Fast Five Quiz: IgA Nephropathy Presentation and Diagnosis

A. Brent Alper, Jr, MD, MPH


September 18, 2023

Eighty percent of episodes of gross hematuria in patients with IgA nephropathy are associated with upper respiratory tract infections, primarily acute pharyngotonsillitis, as well as with gastroenteritis. In these patients, gross hematuria usually appears in the first 48-72 hours from the beginning of the infection and lasts for < 3 days.

Urinary tract infections (eg, pyelonephritis, cystitis, prostatitis, or urethritis) and kidney stones are examples of non-glomerular causes of hematuria.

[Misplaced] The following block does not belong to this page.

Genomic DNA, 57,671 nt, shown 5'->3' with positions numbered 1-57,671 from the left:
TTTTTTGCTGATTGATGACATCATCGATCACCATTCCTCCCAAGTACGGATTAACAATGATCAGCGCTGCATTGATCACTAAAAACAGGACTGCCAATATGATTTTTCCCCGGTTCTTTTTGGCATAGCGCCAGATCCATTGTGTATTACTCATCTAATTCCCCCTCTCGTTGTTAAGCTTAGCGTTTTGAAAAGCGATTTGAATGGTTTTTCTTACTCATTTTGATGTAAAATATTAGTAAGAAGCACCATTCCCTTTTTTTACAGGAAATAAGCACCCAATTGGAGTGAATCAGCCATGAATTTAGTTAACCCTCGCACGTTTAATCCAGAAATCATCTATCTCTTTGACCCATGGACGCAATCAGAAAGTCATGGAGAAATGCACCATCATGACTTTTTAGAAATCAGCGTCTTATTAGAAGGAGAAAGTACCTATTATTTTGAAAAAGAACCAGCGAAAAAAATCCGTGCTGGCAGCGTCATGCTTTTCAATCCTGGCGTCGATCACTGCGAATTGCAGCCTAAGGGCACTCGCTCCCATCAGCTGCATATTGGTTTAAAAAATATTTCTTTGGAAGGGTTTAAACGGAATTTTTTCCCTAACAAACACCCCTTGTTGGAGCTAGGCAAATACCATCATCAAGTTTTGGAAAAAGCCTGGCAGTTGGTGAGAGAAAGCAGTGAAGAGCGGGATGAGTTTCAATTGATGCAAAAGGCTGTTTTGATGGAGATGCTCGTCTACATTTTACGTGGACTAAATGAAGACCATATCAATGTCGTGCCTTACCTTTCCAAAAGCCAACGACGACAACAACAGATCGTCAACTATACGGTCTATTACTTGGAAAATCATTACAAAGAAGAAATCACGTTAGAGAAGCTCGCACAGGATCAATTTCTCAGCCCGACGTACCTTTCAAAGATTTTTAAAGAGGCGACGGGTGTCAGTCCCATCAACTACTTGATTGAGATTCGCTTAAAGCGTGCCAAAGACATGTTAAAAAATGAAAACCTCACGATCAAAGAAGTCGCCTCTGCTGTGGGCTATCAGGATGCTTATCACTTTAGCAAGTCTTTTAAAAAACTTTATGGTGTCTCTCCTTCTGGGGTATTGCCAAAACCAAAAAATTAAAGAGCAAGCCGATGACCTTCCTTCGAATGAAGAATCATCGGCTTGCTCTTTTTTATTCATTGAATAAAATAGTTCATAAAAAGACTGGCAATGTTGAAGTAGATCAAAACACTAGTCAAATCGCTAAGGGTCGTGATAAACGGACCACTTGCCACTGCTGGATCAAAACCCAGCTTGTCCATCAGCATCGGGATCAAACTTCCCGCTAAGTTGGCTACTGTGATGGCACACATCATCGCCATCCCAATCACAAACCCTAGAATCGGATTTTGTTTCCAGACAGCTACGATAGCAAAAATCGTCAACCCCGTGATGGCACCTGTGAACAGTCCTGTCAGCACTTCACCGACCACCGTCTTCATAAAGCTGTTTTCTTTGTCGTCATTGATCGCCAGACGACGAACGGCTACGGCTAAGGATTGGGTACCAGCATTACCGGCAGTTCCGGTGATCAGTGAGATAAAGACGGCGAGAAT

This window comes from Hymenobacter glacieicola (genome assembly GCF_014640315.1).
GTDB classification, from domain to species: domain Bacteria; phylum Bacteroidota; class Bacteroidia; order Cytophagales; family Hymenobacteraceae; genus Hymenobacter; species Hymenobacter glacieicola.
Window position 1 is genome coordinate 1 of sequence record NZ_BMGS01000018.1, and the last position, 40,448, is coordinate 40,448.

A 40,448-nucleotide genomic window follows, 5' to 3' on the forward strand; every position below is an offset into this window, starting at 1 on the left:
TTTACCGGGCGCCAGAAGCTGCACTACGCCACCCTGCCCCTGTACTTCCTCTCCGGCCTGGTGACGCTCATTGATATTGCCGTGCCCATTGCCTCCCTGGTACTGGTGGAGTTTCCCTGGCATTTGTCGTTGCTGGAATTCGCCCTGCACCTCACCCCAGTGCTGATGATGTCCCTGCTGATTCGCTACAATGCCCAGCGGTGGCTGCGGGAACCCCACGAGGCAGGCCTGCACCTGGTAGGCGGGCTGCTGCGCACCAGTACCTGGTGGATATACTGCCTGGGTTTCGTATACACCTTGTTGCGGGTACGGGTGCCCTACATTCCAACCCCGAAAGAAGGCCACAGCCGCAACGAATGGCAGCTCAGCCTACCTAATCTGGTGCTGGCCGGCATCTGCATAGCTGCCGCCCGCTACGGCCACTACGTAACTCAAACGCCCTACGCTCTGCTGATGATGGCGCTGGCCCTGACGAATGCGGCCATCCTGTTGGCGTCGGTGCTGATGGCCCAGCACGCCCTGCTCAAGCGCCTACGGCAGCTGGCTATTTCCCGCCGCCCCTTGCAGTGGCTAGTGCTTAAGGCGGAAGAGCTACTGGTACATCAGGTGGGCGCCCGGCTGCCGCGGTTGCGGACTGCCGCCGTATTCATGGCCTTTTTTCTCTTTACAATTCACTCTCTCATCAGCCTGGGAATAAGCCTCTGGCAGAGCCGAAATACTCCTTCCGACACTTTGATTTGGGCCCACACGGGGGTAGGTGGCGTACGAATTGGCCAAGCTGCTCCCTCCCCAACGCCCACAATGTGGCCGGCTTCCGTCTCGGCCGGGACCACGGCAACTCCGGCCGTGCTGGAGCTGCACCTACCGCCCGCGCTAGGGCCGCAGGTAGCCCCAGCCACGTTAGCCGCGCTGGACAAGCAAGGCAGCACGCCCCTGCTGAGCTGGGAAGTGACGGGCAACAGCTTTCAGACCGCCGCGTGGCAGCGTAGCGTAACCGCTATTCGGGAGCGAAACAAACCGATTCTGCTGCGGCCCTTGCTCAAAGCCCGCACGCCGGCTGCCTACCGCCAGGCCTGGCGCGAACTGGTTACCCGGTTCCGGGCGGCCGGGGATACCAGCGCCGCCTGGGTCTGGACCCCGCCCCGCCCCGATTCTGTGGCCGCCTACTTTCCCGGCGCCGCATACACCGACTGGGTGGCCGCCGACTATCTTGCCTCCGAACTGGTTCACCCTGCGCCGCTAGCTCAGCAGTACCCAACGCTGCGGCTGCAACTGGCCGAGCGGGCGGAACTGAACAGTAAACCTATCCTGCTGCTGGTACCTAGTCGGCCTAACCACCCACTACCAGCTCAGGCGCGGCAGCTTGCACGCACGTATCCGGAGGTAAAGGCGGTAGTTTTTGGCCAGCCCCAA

Pigmenturia, or pseudohematuria, is caused by the presence of dyes, urinary metabolites such as porphyrins and homogentisic acid, as well as certain drugs in the urine. It is a mimicker of hematuria and can easily be confused with the presence of blood in the urine.

Learn more about the clinical presentation of IgA nephropathy.


Comments on Medscape are moderated and should be professional in tone and on topic. You must declare any conflicts of interest related to your comments and responses. Please see our Commenting Guide for further information. We reserve the right to remove posts at our sole discretion.